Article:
Roundup: Stephen Sondheim, Artists Collective, Sconset Square …

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Among the many tributes to legendary composer Stephen Sondheim, this one caught Veri Krassner’s eye.

Joshua Henry — the Tony-nominated actor whose credits include “Hamilton,” “Scottsboro Boys” and the current film “Tick, Tick….Boom!” — posted a photograph of Sondheim and the cast of “Being Alive” at the Westport Country Playhouse in 2007.

He noted how memorable the show was — especially because Sondheim himself was there to see it.

Henry was just beginning his career then. But he remembered Sondheim — and Westport.

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Speaking of Sondheim and the Playhouse: The legendary theater released a statement honoring the Broadway icon. The WCP says:

“During the summer of 1950, Stephen Sondheim was an apprentice at Westport Country Playhouse. He worked in a variety of capacities on 14 shows and appeared in a production of “The Life of the Party,” written by the Playhouse’s founder Lawrence Langner. Many of Sondheim’s fellow apprentices that year continued as theater professionals, including composer Mary Rodgers, film director Frank Perry, theatrical agent Peggy Hadley, and Actors’ Equity officer Conard Fowkes.

“Fifteen years after his apprenticeship, Sondheim’s own work appeared on the Playhouse stage with a production of A Funny Thing Happened on the Way to the Forum’ (1965). ‘A Little Night Music’ (1975) and ‘Side by Side by Sondheim’ (1978) followed in the next decade.  Most recently, ‘Into the Woods’ (2012) was directed by Mark Lamos, Westport Country Playhouse artistic director.

“’Being Alive!,’ a world premiere conceived and directed by Billy Porter, took the Playhouse stage in 2007, with music and lyrics by Sondheim, who also provided collaborative assistance. The retrospective of Sondheim songs featured Chuck Cooper, Joshua Henry, and Leslie Odom, Jr., among others.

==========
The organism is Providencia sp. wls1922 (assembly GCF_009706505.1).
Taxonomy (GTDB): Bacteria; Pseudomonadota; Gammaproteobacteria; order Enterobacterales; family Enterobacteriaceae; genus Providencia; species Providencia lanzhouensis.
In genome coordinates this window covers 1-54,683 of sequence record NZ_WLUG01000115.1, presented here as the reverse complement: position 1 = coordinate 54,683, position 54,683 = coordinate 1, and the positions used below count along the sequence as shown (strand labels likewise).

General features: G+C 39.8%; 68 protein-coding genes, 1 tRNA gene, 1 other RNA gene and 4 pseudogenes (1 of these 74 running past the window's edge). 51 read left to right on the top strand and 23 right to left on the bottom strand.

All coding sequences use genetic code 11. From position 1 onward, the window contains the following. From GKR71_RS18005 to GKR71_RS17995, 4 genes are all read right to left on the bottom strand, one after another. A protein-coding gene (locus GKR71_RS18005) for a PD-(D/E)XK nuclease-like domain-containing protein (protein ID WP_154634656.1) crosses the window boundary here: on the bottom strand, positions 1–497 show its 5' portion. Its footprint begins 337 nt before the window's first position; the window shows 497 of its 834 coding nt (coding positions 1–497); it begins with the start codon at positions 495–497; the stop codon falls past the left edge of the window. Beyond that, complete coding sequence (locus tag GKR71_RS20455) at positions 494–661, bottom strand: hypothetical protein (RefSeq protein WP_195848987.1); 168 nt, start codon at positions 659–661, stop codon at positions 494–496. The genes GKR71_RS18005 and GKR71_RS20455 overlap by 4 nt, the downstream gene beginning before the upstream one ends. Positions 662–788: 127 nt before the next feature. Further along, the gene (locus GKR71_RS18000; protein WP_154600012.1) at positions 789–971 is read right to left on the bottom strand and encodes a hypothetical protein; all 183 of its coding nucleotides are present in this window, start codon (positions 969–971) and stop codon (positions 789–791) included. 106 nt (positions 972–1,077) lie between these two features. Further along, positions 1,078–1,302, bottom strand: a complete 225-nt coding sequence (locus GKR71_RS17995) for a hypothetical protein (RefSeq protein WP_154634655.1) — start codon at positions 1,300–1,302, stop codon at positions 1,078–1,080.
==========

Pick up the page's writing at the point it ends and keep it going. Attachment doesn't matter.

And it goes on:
In 2006, the Playhouse honored its illustrious apprentice with a gala tribute performance, “The Ladies Who Sing Sondheim,” with Laura Benanti, Kristin Chenoweth, Barbara Cook, and Patti LuPone, directed by John Doyle.

Lamos said: “The entire Westport Country Playhouse family is deeply saddened to hear of the passing of Stephen Sondheim. I got to know Stephen a bit over the years, mostly socially. He eagerly granted my request to appear in a tribute to Mary Rodgers, who he’d gotten to know while they were both apprentices here. She was our guest of honor when we saluted her father Richard Rodgers at Westport Country Playhouse’s annual gala in 2009.

“Yet when I was directing ‘A Little Night Music’ for Baltimore Center Stage and tried staging a short musical sequence that made no sense to me, I emailed him to ask about it. In minutes, he answered right back. ‘Oh you can cut that. It was something Pat (Birch, the original Broadway choreographer) and Hal (Prince, the legendary director) cooked up, but it’s not needed at all.’

“And just a year ago he graciously agreed to participate in the shooting of a short-form documentary by filmmaker Doug Tirola that celebrates the history of Westport Country Playhouse. In the video clip he wished the Playhouse a happy 90th birthday, then jokingly wished himself the same, since ‘we’re the same age.’ That’s a memory that I find particularly poignant today.”